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Blu-ray Review: John Berry’s Claudine on the Criterion Collection

This release brings much-needed attention to Berry’s tender portrait of black love and the failures of the welfare system.

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Derek Smith

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Claudine

Frederick Wiseman’s 1975 documentary Welfare judiciously details the inner workings of a deeply flawed, woefully underfunded public institution, depicting the overwhelming influx of people who are constantly being forced to jump through hoops by the welfare system. Made just one year prior on the other side of Manhattan, John Berry’s Claudine tells the fictional story of a single mother struggling to meet the basic needs of her family and navigating the demands of that system. Where Welfare highlights the widespread failings of a bureaucracy seemingly designed to stymie most individuals’ attempts to benefit from its services, Claudine examines the rippling effects that those failings have on one family trying to survive in Harlem.

Responding to her new lover, Rupert (James Earl Jones), who’s annoyed that she won’t spend the night with him, Claudine (Diahann Carroll) sarcastically jokes that she might as well be married to “the welfare man,” since that’s who dictates nearly every decision she makes in her life. Going on to articulate her frustrations with the extreme restrictions she’s forced to deal with, she says, “If I can’t feed my kids, it’s child neglect. Go out and get myself a little job on the side…then I’m cheating. If I stay at home, then I’m lazy. You can’t win.” The film sees Claudine caught up in a Kafkaesque bureaucratic maze in which every door leads to a dead end. Indeed, even the most modest of home improvements are callously tallied against her by the social worker, Miss Kabak (Elisa Loti), who claims that she’s only there “to help.”

Claudine is far from helpless, though, as the film sees her not through the lens of her victimhood, but through her resilience. Her often arduous endeavors are backed by Gladys Knight & the Pips’s rousing soul soundtrack, which was written and produced by Curtis Mayfield and features songs full of biting humor (“Mr. Welfare Man”) and pathos (“Make Yours a Happy Home”) that are straight shots of positivity and compassion. They’re a mirror of this mother’s single-minded determination to carve out a life for her family.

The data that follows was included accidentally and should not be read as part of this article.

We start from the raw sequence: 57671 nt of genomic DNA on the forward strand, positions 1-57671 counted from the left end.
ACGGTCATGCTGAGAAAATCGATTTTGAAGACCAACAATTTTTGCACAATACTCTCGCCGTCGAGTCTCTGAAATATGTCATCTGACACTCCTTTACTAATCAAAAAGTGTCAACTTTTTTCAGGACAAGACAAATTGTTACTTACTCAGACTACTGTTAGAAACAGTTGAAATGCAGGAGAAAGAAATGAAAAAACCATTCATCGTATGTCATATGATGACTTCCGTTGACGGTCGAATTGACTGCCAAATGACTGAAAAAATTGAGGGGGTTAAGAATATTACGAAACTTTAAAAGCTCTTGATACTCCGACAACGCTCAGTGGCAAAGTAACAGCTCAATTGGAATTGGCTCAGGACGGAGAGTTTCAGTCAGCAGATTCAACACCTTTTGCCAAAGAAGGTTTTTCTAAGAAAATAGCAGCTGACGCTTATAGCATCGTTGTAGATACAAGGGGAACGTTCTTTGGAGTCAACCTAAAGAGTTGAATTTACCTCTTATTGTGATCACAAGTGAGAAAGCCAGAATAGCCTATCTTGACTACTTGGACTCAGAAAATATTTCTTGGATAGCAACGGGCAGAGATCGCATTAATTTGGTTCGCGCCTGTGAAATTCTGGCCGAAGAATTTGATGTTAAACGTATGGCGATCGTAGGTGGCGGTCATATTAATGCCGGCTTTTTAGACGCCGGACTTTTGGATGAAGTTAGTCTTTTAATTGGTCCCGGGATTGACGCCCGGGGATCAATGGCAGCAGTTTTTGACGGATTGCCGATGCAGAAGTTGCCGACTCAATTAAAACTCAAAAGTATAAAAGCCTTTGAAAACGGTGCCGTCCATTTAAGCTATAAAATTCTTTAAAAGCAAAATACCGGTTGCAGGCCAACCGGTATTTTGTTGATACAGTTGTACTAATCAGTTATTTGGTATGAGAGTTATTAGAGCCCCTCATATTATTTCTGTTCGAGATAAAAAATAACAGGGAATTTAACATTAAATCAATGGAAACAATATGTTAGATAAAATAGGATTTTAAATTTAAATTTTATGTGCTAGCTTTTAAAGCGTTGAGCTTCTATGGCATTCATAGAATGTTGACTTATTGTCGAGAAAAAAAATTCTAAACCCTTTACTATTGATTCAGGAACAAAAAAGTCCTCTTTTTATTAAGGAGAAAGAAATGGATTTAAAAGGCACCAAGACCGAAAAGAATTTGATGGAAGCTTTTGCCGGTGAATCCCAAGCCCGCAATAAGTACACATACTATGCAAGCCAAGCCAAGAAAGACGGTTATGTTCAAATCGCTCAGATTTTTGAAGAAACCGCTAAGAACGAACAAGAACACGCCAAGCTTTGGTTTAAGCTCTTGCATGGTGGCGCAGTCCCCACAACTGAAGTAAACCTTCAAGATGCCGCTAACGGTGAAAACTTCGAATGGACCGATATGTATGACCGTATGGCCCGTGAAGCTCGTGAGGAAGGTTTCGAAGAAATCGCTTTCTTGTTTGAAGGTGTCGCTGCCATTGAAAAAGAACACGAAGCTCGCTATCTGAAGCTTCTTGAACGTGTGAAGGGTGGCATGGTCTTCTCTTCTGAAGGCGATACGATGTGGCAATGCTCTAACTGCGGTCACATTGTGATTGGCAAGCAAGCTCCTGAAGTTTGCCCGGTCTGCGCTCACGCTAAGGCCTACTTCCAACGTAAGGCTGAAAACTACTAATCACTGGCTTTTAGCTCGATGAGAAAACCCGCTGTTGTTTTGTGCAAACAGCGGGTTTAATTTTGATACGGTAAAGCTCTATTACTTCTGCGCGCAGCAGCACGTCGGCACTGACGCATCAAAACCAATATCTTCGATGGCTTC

Claudine’s six children crowd their tiny apartment with their own emotional baggage, be it her eldest son Charles’s (Lawrence Hilton-Jacobs) burgeoning social conscience, her younger son Francis’s (Eric Jones) desire for invisibility, or her teenage daughter Charlene’s (Tamu Blackwell) troubles with booze and boys. This family is perpetually arguing, and while Claudine occasionally spanks her children, her love for them is unwavering.

It’s the thoughtful manner in which Claudine juxtaposes the harshness of existing in a state of poverty with the simple, often fleeting pleasures of life that makes it such a fascinating and unique film. Particularly in the era of its release, when blaxploitation films driven by violence and exaggerated black masculinity were at the height of their popularity, Claudine was a true outlier: a tender and sobering rendition of the African-American experience from a female perspective, grounding the intense love and passion between Claudine and Rupert in a gentleness and vulnerability that wasn’t yet typically afforded to black characters on screen.

The authenticity of the film’s representation of black sexuality stems largely from Carroll and Jones’s dynamic performances and magnetic chemistry. But it’s the film’s refusal to pull any punches and highlight the flaws of its main characters that prevents its somewhat optimistic portrait of black love from tipping into the maudlin. Claudine is a strong, loving mother, but the film doesn’t paint her as an angel. And while Rupert, a garbageman, is patient and sweet with Claudine and her much less-enthused kids, he’s left a trail of ex-wives and estranged children in his wake that speaks to his own troubled past.